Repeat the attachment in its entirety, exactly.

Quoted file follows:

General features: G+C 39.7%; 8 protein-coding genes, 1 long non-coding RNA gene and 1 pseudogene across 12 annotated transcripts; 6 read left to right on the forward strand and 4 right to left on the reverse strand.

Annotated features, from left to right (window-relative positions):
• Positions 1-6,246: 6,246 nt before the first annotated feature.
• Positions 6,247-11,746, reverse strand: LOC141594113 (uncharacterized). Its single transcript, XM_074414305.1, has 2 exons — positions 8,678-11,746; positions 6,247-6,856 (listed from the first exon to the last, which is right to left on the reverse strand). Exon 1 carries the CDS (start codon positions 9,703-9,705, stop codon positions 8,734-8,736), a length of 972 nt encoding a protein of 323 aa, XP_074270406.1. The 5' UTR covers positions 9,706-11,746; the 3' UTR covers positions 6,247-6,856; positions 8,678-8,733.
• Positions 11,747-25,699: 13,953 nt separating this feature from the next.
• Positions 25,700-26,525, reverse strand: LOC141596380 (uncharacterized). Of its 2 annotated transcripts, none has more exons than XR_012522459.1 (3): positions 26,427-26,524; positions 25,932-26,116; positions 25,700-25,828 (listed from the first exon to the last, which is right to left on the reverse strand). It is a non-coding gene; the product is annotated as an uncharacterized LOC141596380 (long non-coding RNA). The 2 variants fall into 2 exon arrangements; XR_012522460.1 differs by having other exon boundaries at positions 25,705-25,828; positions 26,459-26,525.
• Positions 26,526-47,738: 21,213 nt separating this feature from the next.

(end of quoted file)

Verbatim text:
General features: G+C 39.7%; 8 protein-coding genes, 1 long non-coding RNA gene and 1 pseudogene across 12 annotated transcripts; 6 read left to right on the forward strand and 4 right to left on the reverse strand.

Annotated features, from left to right (window-relative positions):
• Positions 1-6,246: 6,246 nt before the first annotated feature.
• Positions 6,247-11,746, reverse strand: LOC141594113 (uncharacterized). Its single transcript, XM_074414305.1, has 2 exons — positions 8,678-11,746; positions 6,247-6,856 (listed from the first exon to the last, which is right to left on the reverse strand). Exon 1 carries the CDS (start codon positions 9,703-9,705, stop codon positions 8,734-8,736), a length of 972 nt encoding a protein of 323 aa, XP_074270406.1. The 5' UTR covers positions 9,706-11,746; the 3' UTR covers positions 6,247-6,856; positions 8,678-8,733.
• Positions 11,747-25,699: 13,953 nt separating this feature from the next.
• Positions 25,700-26,525, reverse strand: LOC141596380 (uncharacterized). Of its 2 annotated transcripts, none has more exons than XR_012522459.1 (3): positions 26,427-26,524; positions 25,932-26,116; positions 25,700-25,828 (listed from the first exon to the last, which is right to left on the reverse strand). It is a non-coding gene; the product is annotated as an uncharacterized LOC141596380 (long non-coding RNA). The 2 variants fall into 2 exon arrangements; XR_012522460.1 differs by having other exon boundaries at positions 25,705-25,828; positions 26,459-26,525.
• Positions 26,526-47,738: 21,213 nt separating this feature from the next.